Design, synthesis and expression in different hosts of a gene coding for a small multifunctional peptide
Van der Merwe, Walda Brenda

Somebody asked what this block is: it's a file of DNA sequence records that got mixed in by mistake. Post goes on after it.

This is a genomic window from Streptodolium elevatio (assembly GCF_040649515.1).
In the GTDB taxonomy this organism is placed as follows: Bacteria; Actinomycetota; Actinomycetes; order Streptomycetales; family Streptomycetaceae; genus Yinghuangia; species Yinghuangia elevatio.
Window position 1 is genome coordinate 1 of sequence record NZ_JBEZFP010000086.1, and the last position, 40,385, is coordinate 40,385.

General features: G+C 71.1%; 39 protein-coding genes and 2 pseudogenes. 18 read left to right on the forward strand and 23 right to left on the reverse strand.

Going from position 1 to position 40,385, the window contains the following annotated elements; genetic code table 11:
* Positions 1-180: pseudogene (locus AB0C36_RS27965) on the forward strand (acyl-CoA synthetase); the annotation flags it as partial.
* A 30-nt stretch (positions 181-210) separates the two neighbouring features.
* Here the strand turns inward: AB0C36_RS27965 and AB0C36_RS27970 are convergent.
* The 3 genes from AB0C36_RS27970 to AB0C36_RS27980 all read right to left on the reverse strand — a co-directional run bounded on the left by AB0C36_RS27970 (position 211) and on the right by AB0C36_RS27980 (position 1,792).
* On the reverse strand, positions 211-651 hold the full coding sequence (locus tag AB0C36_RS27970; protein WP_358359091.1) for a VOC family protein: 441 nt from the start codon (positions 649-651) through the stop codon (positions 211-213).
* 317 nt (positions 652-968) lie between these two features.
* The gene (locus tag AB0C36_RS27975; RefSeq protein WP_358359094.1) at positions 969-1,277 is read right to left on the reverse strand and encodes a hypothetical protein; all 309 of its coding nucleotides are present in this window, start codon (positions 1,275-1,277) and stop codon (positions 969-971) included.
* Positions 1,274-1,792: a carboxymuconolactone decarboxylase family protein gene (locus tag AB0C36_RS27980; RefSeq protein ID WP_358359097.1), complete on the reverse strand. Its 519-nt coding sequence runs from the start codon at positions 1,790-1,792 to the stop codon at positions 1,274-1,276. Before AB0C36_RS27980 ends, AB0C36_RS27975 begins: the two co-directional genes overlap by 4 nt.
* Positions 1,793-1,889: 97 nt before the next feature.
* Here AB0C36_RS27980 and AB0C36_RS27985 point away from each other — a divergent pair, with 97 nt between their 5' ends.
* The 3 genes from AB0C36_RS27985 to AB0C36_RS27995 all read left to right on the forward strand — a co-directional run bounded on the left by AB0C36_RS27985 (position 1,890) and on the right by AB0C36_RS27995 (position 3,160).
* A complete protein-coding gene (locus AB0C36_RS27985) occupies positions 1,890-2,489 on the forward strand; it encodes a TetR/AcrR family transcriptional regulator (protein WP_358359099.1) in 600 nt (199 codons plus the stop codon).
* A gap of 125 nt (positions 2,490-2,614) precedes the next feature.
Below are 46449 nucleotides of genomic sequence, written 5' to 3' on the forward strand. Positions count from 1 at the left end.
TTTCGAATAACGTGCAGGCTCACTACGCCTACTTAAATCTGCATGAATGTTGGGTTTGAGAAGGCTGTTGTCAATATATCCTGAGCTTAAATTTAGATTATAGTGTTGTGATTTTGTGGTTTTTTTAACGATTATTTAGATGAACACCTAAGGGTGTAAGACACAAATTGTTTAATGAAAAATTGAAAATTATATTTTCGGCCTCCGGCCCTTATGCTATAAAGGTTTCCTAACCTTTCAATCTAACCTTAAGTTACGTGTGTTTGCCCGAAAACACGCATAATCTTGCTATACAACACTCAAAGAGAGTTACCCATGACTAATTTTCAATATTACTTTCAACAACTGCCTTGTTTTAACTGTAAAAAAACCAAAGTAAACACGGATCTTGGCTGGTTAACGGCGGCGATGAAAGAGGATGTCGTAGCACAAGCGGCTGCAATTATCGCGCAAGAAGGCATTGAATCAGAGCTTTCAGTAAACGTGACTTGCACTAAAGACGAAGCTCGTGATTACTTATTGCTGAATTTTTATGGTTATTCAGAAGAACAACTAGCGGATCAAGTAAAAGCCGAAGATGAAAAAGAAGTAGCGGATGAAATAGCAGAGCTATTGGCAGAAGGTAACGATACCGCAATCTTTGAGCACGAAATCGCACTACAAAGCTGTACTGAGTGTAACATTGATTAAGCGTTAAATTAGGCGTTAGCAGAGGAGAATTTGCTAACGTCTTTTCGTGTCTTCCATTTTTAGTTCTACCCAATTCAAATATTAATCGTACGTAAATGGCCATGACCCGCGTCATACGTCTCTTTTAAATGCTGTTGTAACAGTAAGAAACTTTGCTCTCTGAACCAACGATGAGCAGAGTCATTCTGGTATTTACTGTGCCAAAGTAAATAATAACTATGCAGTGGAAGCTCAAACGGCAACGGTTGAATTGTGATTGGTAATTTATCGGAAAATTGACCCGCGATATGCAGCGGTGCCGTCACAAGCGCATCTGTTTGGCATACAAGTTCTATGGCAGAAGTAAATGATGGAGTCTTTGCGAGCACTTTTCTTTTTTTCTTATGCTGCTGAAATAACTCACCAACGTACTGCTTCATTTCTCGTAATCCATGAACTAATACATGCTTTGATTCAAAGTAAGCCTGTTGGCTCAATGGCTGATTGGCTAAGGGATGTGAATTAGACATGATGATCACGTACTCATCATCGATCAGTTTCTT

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Platelets and coagulation both play a pivotal role in thrombosis, one of the major causes of death in Western society. It is therefore not surprising that potent inhibitors are being developed to inhibit platelet function or coagulation. In this study we developed a multifunctional peptide that would not only inhibit thrombin, but will also prevent platelet aggregation. A 29 amino acid peptide was designed comprising three inhibitory regions: 1, a part of hirudin, a potent direct antithrombin; 2, fibrinopeptide A, also an inhibitor of thrombin and 3, an amino acid sequence (arqgly- asp) essential for binding to the fibrinogen receptor on platelets to prevent fibrinogen binding. The protein sequence was reverse translated and two 60-mers with an overlap of 22 base pairs were synthesized. After filling in the ends, the gene was cloned into a yeast expression and secretion vector, pMFα8. The construct was sequenced to verify correct orientation of the gene and transformed into yeast. The expected peptide of approximately 3 kDa could not be seen on SDS-PAGE gels, nor could inhibition of thrombin or platelet aggregation be shown. However, Northern hybridization analysis revealed the presence of the mRNA. The introduction of a methionine residue at the N-terminus of the peptide and the use of protease-deficient yeast strains as expression hosts, did not improve peptide production. Another expression system, the inducible yeast expression vector pYES2, was then employed. Although no peptide could be detected, Northern blotting showed the presence of high levels of the mRNA. Optimal codons for expression in yeast were selected in the design of the gene, but the absence of a detectable level of peptide could be due to a low translation rate or due to proteolysis. Alternatively, the gene was cloned into a regulatable E. coli vector, pQE-32, and expressed intracellularly in E. coli. No band of the correct size could be detected on SDS-PAGE gels, which might be due to the extremely small molecular size of the peptide.